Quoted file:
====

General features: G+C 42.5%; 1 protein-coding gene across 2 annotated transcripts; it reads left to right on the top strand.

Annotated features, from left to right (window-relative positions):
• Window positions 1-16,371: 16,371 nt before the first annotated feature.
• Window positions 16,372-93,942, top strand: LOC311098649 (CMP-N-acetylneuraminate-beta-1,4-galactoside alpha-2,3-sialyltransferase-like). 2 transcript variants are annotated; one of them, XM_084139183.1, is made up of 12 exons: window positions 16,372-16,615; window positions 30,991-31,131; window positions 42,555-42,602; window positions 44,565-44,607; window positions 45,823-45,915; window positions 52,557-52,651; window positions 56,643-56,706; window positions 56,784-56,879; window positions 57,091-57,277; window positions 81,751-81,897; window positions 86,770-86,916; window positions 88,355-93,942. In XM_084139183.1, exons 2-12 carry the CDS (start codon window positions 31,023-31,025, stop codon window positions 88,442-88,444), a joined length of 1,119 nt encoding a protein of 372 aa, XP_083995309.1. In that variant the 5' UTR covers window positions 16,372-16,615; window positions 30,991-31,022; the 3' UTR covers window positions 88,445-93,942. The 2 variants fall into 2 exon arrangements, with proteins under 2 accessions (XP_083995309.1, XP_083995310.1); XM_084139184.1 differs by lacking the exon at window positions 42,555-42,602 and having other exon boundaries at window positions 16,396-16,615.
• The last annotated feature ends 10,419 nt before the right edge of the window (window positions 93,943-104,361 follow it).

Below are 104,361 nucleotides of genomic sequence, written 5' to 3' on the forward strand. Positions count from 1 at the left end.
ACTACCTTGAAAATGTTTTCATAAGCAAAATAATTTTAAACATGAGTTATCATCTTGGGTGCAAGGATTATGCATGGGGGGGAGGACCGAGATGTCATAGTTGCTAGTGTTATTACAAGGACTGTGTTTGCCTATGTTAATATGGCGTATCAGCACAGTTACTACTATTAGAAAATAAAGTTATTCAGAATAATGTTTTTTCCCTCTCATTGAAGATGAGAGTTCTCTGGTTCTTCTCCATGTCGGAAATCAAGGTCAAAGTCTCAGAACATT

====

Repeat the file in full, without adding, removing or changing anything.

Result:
General features: G+C 42.5%; 1 protein-coding gene across 2 annotated transcripts; it reads left to right on the top strand.

Annotated features, from left to right (window-relative positions):
• Window positions 1-16,371: 16,371 nt before the first annotated feature.
• Window positions 16,372-93,942, top strand: LOC311098649 (CMP-N-acetylneuraminate-beta-1,4-galactoside alpha-2,3-sialyltransferase-like). 2 transcript variants are annotated; one of them, XM_084139183.1, is made up of 12 exons: window positions 16,372-16,615; window positions 30,991-31,131; window positions 42,555-42,602; window positions 44,565-44,607; window positions 45,823-45,915; window positions 52,557-52,651; window positions 56,643-56,706; window positions 56,784-56,879; window positions 57,091-57,277; window positions 81,751-81,897; window positions 86,770-86,916; window positions 88,355-93,942. In XM_084139183.1, exons 2-12 carry the CDS (start codon window positions 31,023-31,025, stop codon window positions 88,442-88,444), a joined length of 1,119 nt encoding a protein of 372 aa, XP_083995309.1. In that variant the 5' UTR covers window positions 16,372-16,615; window positions 30,991-31,022; the 3' UTR covers window positions 88,445-93,942. The 2 variants fall into 2 exon arrangements, with proteins under 2 accessions (XP_083995309.1, XP_083995310.1); XM_084139184.1 differs by lacking the exon at window positions 42,555-42,602 and having other exon boundaries at window positions 16,396-16,615.
• The last annotated feature ends 10,419 nt before the right edge of the window (window positions 93,943-104,361 follow it).

Below are 104,361 nucleotides of genomic sequence, written 5' to 3' on the forward strand. Positions count from 1 at the left end.
ACTACCTTGAAAATGTTTTCATAAGCAAAATAATTTTAAACATGAGTTATCATCTTGGGTGCAAGGATTATGCATGGGGGGGAGGACCGAGATGTCATAGTTGCTAGTGTTATTACAAGGACTGTGTTTGCCTATGTTAATATGGCGTATCAGCACAGTTACTACTATTAGAAAATAAAGTTATTCAGAATAATGTTTTTTCCCTCTCATTGAAGATGAGAGTTCTCTGGTTCTTCTCCATGTCGGAAATCAAGGTCAAAGTCTCAGAACATT